For some reason, films that take place over a day are amongst the most memorable and likeable. Perhaps it’s the emphasis on characterisation, interaction and temporal continuity, or the strength of the writing, as these types of films rely on great stories and dialogue. Here are some great examples of films that take place over 24 hours.
5. The Breakfast Club
Five students belonging to completely different social groups are forced to attend a Saturday detention. Eight hours together makes the students realise they are more than what they are stereotyped to be (a jock, a popular girl, a nerd, a criminal and a social outcast), and they make some great friendships. John Hughes’ coming-of-age drama features great characterisation and dialogue.
4. Die Hard
NYPD cop John McClane (played by Bruce Willis) visits his wife in Los Angeles, and during a Christmas party, the building is raided by terrorists and the workers are taken hostage. In his now-infamous look of a white vest and bare feet, McClane tricks and ambushes terrorists one-by-one in an attempt to save the day. It’s an action packed night, with great performances and some added comedy.
3. Night of the Living Dead
During the outbreak of a zombie apocalypse, Barbara, Ben, a couple and a family board themselves in a rural farm house, but they are faced with waves of flesh eating beings. Personalities clash and a struggle for leadership ensues; Romero’s seminal horror features an intense and gripping 24 hours.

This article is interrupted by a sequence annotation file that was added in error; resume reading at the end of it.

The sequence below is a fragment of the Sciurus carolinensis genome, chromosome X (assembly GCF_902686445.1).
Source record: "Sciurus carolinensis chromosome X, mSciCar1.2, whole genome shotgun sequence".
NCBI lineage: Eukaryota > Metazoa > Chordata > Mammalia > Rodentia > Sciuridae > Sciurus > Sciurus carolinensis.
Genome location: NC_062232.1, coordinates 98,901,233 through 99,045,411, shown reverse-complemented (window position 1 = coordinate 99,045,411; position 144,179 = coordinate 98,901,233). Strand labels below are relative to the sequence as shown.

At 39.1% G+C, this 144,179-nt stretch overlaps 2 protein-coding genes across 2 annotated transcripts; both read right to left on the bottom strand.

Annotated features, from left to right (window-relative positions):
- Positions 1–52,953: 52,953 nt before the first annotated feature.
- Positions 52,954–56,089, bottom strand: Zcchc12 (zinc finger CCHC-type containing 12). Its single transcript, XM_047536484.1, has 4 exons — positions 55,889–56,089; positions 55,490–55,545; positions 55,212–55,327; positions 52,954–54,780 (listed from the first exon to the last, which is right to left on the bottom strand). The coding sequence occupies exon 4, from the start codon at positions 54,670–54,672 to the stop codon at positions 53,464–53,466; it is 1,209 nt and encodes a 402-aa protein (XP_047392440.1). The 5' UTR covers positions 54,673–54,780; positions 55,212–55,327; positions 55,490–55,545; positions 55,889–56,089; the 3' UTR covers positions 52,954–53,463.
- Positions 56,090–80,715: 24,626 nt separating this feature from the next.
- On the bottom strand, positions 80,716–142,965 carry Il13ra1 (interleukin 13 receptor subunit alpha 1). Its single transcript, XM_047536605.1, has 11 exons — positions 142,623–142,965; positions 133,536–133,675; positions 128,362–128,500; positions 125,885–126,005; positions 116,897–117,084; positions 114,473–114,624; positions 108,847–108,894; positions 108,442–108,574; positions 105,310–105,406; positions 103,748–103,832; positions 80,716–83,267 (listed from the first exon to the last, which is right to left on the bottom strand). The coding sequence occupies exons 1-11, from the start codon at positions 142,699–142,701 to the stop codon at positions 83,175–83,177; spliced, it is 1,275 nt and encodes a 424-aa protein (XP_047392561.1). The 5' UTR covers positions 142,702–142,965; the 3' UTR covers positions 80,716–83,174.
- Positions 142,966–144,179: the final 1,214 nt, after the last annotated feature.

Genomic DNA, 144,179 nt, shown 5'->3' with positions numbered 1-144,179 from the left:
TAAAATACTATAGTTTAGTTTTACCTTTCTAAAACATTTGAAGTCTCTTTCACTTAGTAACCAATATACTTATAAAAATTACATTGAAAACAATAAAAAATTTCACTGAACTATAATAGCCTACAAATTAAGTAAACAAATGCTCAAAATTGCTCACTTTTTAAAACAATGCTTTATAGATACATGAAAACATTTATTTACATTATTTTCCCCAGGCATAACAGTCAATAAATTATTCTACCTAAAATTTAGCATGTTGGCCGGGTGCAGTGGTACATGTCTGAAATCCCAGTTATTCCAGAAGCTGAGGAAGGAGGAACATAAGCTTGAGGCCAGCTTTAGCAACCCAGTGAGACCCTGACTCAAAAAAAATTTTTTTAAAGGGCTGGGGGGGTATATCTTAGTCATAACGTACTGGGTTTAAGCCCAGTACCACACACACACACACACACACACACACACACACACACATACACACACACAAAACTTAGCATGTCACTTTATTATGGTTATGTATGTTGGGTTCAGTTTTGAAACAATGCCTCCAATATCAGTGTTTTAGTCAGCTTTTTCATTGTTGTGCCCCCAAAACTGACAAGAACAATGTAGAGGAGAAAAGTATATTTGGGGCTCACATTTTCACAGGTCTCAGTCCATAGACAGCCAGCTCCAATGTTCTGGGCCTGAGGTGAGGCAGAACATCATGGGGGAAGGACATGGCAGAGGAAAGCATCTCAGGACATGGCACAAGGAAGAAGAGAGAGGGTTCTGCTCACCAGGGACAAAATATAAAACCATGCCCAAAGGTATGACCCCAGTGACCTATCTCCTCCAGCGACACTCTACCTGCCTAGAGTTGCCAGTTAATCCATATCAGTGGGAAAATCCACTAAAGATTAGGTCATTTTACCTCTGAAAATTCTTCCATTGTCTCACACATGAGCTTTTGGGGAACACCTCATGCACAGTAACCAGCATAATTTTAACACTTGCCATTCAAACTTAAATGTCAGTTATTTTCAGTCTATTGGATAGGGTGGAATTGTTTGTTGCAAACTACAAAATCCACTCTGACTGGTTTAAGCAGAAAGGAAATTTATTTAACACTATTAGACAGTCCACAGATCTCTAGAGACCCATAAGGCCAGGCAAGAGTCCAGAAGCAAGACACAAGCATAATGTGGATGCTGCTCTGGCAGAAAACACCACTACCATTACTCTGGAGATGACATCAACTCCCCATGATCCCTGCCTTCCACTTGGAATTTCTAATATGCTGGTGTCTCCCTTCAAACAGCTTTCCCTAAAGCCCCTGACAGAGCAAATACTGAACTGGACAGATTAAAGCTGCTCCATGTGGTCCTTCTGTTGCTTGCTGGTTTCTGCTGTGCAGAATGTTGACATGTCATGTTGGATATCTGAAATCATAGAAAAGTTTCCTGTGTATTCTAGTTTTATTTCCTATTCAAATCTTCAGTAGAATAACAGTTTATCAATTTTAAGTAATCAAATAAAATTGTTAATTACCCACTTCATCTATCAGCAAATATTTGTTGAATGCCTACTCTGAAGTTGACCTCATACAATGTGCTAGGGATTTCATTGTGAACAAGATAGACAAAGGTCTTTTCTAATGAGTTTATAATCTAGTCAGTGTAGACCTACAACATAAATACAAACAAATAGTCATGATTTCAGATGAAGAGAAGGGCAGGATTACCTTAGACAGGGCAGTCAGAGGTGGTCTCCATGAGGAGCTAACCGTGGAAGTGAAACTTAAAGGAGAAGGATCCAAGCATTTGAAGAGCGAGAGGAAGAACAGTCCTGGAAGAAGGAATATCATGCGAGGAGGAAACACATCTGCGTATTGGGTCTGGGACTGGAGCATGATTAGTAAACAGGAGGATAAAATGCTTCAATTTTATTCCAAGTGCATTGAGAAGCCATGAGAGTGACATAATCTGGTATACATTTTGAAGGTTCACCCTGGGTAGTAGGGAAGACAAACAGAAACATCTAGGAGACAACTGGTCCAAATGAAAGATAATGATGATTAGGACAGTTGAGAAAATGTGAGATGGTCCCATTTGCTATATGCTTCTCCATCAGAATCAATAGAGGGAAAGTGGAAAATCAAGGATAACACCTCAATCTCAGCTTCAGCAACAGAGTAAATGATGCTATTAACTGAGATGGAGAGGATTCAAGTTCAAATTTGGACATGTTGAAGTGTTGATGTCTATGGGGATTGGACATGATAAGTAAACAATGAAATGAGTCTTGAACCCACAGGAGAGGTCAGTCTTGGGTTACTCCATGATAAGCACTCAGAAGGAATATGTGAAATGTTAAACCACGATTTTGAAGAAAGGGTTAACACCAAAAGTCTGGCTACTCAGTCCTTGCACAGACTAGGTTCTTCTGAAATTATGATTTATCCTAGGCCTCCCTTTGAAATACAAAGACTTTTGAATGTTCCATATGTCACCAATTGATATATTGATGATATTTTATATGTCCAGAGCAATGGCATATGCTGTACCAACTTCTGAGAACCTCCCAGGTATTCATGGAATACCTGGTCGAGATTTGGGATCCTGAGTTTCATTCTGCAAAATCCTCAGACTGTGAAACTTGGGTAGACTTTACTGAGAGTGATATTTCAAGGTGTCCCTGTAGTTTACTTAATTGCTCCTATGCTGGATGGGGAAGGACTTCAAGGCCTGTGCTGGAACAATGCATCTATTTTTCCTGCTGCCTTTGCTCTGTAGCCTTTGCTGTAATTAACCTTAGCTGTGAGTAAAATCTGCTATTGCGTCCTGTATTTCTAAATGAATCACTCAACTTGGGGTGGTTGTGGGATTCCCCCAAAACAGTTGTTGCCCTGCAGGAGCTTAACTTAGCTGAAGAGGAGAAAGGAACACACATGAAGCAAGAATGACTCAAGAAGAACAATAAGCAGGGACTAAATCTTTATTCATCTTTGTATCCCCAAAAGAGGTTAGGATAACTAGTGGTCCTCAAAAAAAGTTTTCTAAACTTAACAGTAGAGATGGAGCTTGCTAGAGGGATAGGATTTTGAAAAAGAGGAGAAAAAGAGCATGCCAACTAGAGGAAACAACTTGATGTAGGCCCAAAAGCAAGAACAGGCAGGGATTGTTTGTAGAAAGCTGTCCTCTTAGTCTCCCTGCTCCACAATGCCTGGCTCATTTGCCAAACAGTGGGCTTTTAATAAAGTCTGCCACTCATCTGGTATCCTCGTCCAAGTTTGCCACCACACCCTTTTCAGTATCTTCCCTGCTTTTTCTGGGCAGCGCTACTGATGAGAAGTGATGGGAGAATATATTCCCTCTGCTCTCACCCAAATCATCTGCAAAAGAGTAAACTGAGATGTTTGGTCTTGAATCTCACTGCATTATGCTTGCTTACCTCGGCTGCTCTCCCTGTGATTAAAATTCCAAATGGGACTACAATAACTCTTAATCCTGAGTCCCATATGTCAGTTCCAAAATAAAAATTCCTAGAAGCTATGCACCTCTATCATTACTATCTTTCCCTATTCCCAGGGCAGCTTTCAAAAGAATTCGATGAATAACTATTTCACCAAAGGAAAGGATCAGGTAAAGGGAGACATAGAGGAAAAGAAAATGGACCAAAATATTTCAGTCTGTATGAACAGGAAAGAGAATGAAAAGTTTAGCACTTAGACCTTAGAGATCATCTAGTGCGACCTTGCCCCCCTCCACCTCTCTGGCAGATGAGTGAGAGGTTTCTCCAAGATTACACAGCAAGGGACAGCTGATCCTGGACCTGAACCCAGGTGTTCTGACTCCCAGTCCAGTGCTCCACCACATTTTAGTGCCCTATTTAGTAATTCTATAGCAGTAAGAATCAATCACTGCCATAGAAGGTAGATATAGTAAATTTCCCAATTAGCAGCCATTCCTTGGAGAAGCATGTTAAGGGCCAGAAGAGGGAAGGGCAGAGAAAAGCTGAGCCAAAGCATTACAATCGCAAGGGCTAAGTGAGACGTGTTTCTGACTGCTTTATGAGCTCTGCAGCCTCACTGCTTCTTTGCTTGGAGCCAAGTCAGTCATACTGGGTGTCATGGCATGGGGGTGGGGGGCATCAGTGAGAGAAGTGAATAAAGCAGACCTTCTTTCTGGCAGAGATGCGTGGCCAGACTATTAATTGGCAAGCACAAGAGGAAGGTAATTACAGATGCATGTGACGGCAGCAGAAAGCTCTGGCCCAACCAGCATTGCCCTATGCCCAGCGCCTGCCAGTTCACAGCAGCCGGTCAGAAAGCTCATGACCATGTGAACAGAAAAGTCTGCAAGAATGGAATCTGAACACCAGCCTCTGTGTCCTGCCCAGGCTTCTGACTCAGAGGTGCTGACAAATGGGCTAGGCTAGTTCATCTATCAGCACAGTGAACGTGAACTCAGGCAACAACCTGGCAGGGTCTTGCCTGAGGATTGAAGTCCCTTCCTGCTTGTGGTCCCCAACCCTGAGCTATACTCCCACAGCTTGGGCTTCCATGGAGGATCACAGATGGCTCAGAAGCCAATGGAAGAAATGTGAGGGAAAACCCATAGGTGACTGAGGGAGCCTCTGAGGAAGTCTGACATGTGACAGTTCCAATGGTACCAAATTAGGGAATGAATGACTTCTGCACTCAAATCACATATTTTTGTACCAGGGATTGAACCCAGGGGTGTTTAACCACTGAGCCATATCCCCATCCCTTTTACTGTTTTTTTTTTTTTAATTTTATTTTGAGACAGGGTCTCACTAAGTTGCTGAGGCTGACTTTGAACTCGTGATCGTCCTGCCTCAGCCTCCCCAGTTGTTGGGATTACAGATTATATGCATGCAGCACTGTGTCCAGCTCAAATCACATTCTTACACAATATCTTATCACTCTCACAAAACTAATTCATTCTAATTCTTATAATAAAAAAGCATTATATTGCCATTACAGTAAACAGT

Two men, Adam and Lawrence, wake up in a dirty old bathroom, their legs chained to pipes. They discover that they are held there so that their captor can teach them lessons about life. Lawrence, a doctor, must kill Adam, a photographer, by 6pm and Adam must escape by sawing his own foot off. Saw is a gripping and intriguing story with a great concept and dialogue.
1. Do the Right Thing
Spike Lee’s comedy-drama takes place in a Brooklyn neighbourhood on a sweltering hot day. Tensions arise between the residents who include Mookie, a pizza delivery guy who works for Italians Sal and his two sons, Buggin’ Out who wants Sal to hang pictures of black people on his Wall of Fame and a Korean shop owner. Racial stereotypes are called into question and it is an intelligent film, with great characterisation and dialogue.
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